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Consider $f:\mathbb{R}^2 \rightarrow \mathbb{R}$ where

$$f(x,y):=\begin{cases} \frac{x^3}{x^2+y^2} & \textit{ if } (x,y)\neq (0,0) \\ 0 & \textit{ if } (x,y)= (0,0) \end{cases} $$

If one wants to show the continuity of $f$, I mainly want to show that

$$ \lim\limits_{(x,y)\rightarrow0}\frac{x^3}{x^2+y^2}=0$$

But what does $\lim\limits_{(x,y)\rightarrow0}$ mean? Is it equal to $\lim\limits_{(x,y)\rightarrow0}=\lim\limits_{||(x,y)||\rightarrow0}$ or does it mean $\lim\limits_{x\rightarrow0}\lim\limits_{y\rightarrow0}$?

If so, how does one show that the above function tends to zero?

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Note that we have

$$\left|\frac{x^3}{x^2+y^2}\right|\le |x|$$

The limit as $(x,y)\to(0,0)$ is therefore $0$.


The limit $\lim_{(x,y)\to(0,0)}f(x,y)=L$ means that for all $\epsilon>0$, there exists a deleted neighborhood $N_{0,0}$ (e.g., there exists a $\delta>0$, such that $0<\sqrt{x^2+y^2}<\delta$), such that whenever $(x,y)\in N_{0,0}$, $|f(x,y)-L|<\epsilon$.

Note that the iterated limits $\lim_{x\to0}\lim_{y\to0}f(x,y$ and $\lim_{y\to0}\lim_{x\to0}f(x,y$ are not necessarily equal to each other or equal to the limit $\lim_{(x,y)\to(0,0)}f(x,y)$.

In THIS ANSWER, I referenced the Moore-Osgood Theorem, which gives sufficient conditions when the limit and the iterated limits are equal.

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$\lim_\limits{(x,y)\to 0}$ likely means $\lim_\limits{(x,y)\to(0,0)}$, which means that $x$ and $y$ are both tending to $0$. One could use polar coordinates where $x=r\cos(\theta)$ and $y=r\sin(\theta)$ to obtain: $$\lim_{(x,y)\to(0,0)}\frac{x^3}{x^2+y^2}=\lim_{r\to 0}\frac{r^3\cos^3(\theta)}{r^2}=\lim_{r\to 0} r\cos^3(\theta)$$ Then note that $|\cos^3(\theta)|\leq 1~~~\forall\theta\in\Bbb R$.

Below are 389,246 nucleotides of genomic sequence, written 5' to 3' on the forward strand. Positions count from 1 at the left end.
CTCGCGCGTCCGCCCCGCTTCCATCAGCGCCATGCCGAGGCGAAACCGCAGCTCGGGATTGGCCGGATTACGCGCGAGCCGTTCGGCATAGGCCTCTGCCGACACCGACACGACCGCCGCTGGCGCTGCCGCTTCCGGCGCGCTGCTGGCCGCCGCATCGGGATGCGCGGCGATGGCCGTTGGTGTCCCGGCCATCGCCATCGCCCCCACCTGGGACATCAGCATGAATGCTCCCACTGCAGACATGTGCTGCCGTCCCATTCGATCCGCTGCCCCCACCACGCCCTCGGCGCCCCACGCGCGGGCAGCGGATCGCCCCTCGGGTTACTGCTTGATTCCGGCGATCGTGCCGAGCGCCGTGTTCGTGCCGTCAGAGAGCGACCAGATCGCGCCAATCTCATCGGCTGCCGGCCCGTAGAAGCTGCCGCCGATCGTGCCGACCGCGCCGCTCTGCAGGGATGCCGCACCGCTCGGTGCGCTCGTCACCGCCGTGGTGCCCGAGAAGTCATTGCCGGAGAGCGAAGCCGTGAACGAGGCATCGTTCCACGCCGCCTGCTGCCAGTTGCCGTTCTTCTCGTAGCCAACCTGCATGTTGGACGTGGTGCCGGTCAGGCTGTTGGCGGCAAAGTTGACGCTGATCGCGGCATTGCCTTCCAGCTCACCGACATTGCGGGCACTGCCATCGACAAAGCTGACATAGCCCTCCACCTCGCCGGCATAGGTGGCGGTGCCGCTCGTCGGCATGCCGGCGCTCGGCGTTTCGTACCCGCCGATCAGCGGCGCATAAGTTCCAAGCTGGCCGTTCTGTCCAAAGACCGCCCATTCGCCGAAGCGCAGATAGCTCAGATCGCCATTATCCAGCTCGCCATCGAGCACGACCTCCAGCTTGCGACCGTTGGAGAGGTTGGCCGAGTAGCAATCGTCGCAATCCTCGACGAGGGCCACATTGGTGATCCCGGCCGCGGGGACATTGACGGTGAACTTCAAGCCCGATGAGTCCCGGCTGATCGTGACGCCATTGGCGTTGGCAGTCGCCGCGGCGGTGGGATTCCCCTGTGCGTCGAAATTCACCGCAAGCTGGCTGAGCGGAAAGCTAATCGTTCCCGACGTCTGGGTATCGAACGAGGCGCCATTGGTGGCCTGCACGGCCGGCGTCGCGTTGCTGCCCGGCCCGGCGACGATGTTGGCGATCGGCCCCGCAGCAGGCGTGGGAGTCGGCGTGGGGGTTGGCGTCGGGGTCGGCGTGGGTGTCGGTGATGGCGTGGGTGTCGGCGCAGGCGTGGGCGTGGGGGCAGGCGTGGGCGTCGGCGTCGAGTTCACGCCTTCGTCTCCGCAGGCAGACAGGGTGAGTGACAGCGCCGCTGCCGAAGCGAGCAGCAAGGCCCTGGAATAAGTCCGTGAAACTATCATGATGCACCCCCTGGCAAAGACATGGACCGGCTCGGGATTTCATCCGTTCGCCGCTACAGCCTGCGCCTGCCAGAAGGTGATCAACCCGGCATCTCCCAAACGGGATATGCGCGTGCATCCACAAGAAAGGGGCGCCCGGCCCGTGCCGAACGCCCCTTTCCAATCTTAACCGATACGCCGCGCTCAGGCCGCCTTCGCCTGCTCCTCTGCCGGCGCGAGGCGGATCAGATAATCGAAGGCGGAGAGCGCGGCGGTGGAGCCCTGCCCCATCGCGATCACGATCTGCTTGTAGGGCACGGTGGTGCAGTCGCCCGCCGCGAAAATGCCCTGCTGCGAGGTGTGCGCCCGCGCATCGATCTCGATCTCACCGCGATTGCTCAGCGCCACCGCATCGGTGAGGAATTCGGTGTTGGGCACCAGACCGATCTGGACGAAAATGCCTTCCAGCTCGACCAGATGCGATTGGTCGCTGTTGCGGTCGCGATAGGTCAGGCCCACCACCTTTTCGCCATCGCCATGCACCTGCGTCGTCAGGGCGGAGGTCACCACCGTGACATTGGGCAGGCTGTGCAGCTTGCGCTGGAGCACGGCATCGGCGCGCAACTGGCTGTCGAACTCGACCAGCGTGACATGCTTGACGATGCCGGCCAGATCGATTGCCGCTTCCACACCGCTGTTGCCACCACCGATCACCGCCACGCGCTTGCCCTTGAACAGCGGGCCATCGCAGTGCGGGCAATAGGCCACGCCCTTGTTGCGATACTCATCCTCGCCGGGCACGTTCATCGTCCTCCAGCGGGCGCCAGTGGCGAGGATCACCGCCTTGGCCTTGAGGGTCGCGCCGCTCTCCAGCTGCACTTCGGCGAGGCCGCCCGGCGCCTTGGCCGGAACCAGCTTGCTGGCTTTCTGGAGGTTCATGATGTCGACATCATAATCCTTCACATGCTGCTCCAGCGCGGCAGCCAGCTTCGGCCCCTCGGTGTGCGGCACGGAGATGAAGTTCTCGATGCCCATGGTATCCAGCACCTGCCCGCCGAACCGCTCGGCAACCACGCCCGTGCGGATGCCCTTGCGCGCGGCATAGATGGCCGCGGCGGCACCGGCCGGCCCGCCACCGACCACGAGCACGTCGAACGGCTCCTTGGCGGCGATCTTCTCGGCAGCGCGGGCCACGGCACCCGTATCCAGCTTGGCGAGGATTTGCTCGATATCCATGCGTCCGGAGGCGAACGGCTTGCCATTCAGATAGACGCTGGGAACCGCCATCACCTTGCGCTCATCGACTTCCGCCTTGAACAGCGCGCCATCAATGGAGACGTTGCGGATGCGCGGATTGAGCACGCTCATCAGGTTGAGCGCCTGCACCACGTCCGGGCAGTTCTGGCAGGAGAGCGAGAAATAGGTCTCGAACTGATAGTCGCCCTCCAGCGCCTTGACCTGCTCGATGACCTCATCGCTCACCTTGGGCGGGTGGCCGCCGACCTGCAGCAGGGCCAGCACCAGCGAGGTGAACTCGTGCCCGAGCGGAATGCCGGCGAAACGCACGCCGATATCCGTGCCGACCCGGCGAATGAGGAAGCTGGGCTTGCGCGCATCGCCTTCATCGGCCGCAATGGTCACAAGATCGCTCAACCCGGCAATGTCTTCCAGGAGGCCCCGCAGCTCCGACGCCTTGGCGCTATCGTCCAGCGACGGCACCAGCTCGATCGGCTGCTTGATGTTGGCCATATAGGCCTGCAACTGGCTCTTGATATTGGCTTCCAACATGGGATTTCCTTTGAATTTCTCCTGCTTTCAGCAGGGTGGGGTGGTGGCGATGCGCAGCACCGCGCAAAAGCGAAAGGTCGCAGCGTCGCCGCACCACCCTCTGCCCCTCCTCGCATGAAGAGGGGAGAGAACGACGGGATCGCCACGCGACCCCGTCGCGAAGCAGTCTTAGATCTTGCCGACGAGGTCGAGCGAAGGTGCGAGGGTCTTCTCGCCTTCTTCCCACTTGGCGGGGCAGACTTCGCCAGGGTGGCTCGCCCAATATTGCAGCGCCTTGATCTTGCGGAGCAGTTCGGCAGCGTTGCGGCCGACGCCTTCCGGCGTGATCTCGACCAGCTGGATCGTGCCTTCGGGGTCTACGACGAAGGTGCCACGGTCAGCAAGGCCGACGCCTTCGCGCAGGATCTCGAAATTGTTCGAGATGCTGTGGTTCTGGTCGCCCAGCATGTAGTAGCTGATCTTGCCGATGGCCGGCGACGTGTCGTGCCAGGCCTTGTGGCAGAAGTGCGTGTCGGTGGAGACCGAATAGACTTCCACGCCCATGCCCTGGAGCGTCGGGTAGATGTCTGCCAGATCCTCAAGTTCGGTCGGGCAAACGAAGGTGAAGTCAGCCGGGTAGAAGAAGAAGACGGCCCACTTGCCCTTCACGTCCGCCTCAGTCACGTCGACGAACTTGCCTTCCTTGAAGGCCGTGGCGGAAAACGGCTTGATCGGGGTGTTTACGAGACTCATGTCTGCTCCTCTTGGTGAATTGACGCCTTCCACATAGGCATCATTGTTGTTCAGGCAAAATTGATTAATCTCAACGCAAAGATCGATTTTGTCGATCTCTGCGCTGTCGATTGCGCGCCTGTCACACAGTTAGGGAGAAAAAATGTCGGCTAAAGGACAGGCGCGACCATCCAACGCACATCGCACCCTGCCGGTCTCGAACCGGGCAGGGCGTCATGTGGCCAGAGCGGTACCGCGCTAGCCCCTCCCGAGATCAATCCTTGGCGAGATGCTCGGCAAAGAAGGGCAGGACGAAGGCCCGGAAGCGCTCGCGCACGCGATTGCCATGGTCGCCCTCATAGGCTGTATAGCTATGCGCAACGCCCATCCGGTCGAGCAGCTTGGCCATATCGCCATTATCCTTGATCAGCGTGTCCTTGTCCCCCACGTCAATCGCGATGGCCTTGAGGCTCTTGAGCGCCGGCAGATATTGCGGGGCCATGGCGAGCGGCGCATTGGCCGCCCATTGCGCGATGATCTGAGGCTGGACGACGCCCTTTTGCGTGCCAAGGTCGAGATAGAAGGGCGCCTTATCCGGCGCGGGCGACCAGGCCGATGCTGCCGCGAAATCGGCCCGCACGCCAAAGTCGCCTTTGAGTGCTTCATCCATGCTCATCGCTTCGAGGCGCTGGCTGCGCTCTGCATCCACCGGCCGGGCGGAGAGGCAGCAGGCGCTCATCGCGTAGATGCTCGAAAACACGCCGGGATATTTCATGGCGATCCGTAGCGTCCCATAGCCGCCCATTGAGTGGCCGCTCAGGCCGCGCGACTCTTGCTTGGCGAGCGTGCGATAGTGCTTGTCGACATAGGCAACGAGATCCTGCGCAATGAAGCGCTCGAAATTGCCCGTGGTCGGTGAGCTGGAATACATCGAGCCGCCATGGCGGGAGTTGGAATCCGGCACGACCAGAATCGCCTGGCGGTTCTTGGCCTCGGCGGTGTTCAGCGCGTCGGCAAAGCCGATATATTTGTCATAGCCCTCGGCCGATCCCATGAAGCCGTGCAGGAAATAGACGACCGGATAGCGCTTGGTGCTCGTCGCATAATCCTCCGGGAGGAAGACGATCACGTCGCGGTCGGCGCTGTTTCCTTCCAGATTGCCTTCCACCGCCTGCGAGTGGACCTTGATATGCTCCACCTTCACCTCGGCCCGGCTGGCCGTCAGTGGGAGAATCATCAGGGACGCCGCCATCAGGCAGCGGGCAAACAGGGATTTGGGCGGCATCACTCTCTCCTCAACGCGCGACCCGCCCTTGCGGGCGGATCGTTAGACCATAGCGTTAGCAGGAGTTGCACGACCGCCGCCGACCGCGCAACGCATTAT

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The formal definition is as follows: given a function of $n$ real variables (here $n=2$): $f(x_1,\ldots, x_n),$ we say that $$\lim_{(x_1,\ldots, x_n)\to (p_1,\ldots, p_n)}f(x_1,\ldots,x_n)=L$$ if for every $\epsilon>0$, there exists a $\delta$ sufficiently small that $$ \lvert (x_1,\ldots, x_n)-(p_1,\ldots, p_n)\rvert<\delta$$ implies that $$ \lvert f(x_1,\ldots, x_n)-L\rvert<\epsilon.$$ In your case, this reduces to showing that for every $\epsilon>0$, there exists a $\delta$ sufficiently small that $$ \lvert (x,y)\rvert<\delta$$ implies that $$ \lvert f(x,y)\rvert<\epsilon.$$ Once you've digested this definition, it is worthwhile to observe that as $(x,y)\to 0$, we have that $$ \bigg|\frac{x^3}{x^2+y^2}\bigg|\le \lvert x\rvert\to 0.$$

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$$\lim_{(x,y)\rightarrow (0,0)}f(x,y)=L$$ means that for all $\epsilon>0$ there exists a $\delta>0$ such that $$0<\sqrt {x^2+y^2}<\delta \implies |f(x,y)-L|< \epsilon$$

In your case let $\delta=\epsilon$.

$$\left|\frac{x^3}{x^2+y^2}\right|=|x|\cdot \left|\frac{x^2}{x^2+y^2}\right| \leq |x|\cdot1=|x|\leq \sqrt{x^2+y^2}<\delta$$

Now we can see that the aforementioned implication holds.

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TLDR:You can intuitively think of it as $\lim_{||(x,y||\to 0}$.

This becomes more clear and formal switching to polar coordinates; if you write $$f(x,y)=f(r\cos \theta, r\sin \theta)$$ we say that $$\lim_{(x,y)\to (x_0,y_0)}f(x,y)=L$$ if for every $\theta \in [0,2\pi)$ we have $$\lim_{r\to 0} f(r\cos \theta+x_0, r\sin \theta+y_0)=L$$

The intuition behind this definition is that we want $$f(x,y)\stackrel{(x,y)\to (x_0,y_0)}{\longrightarrow} L$$ to be true if $f$ approaches $L$ getting closer to $(x_0,y_0)$, regardless of the direction from which this is happening.

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